Originaly released in 1957, Ella Fitzgerald's Duke Ellington song book
is one of the great albums in the history of jazz. Produced by Norman Granz,
Ella had Duke Ellington's band musicians at her side which played on her
level of perfection. The clarity and elasticity of her voice, her sense for
the rhythm and her scat-songs can be fully appreciated on this CD. Caravan,
I'm Beginning to See the Light, Perdido, It don't Mean a
Thing, there are a lot of other tunes that could be added to this list of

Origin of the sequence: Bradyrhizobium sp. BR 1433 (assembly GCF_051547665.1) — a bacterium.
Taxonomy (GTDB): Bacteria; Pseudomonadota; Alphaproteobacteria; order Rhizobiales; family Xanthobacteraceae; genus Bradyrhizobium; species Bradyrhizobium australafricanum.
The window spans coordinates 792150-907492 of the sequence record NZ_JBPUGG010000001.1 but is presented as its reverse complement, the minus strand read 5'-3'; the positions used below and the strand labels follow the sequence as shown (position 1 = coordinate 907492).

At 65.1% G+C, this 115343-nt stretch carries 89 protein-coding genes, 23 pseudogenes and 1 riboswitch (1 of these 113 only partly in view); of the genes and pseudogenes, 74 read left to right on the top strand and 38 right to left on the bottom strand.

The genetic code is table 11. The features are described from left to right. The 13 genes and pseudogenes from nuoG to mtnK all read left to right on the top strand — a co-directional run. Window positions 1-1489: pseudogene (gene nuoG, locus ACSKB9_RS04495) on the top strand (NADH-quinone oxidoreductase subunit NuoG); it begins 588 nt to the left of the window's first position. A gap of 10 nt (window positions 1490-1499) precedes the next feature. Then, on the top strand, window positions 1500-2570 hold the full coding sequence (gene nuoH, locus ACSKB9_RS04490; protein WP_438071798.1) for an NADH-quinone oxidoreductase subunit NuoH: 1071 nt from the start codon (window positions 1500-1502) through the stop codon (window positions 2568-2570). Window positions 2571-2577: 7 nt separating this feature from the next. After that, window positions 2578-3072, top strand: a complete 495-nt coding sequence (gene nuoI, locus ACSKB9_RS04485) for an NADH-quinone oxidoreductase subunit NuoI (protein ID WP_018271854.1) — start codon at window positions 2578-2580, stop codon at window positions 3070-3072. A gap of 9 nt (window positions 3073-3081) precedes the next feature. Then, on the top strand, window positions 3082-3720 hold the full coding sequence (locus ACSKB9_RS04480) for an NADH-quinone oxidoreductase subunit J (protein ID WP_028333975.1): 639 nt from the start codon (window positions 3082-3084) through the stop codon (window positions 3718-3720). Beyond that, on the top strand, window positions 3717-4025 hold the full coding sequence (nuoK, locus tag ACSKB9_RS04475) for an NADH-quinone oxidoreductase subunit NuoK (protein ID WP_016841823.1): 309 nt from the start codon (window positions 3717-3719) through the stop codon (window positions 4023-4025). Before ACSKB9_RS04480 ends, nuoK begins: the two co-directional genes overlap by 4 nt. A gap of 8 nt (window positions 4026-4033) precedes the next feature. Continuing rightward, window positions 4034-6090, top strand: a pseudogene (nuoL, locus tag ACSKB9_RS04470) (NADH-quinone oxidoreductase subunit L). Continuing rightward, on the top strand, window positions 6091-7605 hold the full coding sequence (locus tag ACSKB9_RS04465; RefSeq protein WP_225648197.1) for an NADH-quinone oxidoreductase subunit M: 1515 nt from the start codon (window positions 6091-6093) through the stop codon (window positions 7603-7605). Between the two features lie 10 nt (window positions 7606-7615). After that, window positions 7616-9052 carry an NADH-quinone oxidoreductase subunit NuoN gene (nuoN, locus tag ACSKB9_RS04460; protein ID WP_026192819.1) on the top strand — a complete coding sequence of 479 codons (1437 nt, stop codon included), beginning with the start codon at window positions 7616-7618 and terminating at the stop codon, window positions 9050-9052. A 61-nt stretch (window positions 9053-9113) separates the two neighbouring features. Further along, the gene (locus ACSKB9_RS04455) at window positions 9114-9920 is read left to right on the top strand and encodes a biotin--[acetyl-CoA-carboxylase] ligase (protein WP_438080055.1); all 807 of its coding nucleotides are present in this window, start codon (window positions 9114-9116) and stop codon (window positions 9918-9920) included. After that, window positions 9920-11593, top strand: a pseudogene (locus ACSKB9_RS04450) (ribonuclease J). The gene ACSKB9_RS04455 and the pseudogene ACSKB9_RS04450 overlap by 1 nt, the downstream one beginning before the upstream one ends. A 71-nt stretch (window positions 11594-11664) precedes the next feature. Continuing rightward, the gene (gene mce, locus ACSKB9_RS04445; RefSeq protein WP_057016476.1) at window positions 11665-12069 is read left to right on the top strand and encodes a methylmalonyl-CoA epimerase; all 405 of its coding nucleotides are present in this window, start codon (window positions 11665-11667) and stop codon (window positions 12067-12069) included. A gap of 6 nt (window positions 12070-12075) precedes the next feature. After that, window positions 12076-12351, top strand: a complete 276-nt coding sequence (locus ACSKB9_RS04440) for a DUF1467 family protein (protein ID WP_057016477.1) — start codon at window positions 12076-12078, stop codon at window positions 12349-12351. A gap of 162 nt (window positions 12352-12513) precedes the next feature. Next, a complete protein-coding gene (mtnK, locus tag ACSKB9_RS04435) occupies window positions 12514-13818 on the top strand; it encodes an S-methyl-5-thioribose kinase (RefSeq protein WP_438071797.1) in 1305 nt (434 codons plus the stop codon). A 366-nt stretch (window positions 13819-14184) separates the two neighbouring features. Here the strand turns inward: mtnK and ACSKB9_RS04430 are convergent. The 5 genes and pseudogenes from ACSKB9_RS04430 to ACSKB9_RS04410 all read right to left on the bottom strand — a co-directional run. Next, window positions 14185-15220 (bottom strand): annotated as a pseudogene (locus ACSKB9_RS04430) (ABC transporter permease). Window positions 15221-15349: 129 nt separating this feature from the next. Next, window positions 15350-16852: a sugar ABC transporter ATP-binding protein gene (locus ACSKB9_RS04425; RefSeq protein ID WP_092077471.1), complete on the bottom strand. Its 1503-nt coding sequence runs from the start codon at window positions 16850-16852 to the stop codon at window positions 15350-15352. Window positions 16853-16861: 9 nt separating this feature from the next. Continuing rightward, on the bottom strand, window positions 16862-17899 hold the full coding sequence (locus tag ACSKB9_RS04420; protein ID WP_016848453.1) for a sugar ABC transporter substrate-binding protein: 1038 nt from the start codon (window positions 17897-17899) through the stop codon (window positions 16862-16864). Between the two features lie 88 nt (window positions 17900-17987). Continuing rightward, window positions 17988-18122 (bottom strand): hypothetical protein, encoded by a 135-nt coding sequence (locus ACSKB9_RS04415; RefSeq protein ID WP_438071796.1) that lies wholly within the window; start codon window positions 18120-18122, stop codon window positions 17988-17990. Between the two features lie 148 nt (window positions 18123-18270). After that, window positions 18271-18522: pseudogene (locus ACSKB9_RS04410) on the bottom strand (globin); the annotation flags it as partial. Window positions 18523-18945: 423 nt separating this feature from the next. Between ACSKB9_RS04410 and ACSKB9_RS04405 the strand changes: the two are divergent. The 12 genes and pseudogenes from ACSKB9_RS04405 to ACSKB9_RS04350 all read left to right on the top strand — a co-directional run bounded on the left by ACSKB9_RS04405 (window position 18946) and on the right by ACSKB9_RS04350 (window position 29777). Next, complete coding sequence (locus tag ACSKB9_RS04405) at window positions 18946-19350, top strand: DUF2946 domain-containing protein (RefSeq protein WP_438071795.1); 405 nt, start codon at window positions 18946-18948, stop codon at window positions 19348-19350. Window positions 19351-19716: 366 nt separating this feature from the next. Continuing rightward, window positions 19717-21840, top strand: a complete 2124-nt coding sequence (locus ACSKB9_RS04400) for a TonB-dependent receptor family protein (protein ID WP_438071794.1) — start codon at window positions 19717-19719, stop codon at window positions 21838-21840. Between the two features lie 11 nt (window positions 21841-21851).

all-time highlights. A must.
Something to Live For is the
first album to include an overview of Ella's recordings for Decca in the
years 1937 to 1955 and for Verve from 1956 to 1966. The first CD with
Decca-titles is very commercial, often arranged in bad taste. Ella's
abilities only shine through on a few takes such as How High the Moon.
The song But Not For Me represents her collaboration with the pianist
Ellis Larkins that marks the highlight of her Decca-years according to Gary
Giddins. The second CD unites recordings produced by Norman Granz for Verve.
Although also arranged for popular taste, these songs are on a higher level,
e.g. Mr. Paganini, Round Midnight, Yesterdays and Sweet
Georgia Brown. Still, the perfect voice of Ella Fitzgerald needs a perfect
orchestra to accompany her.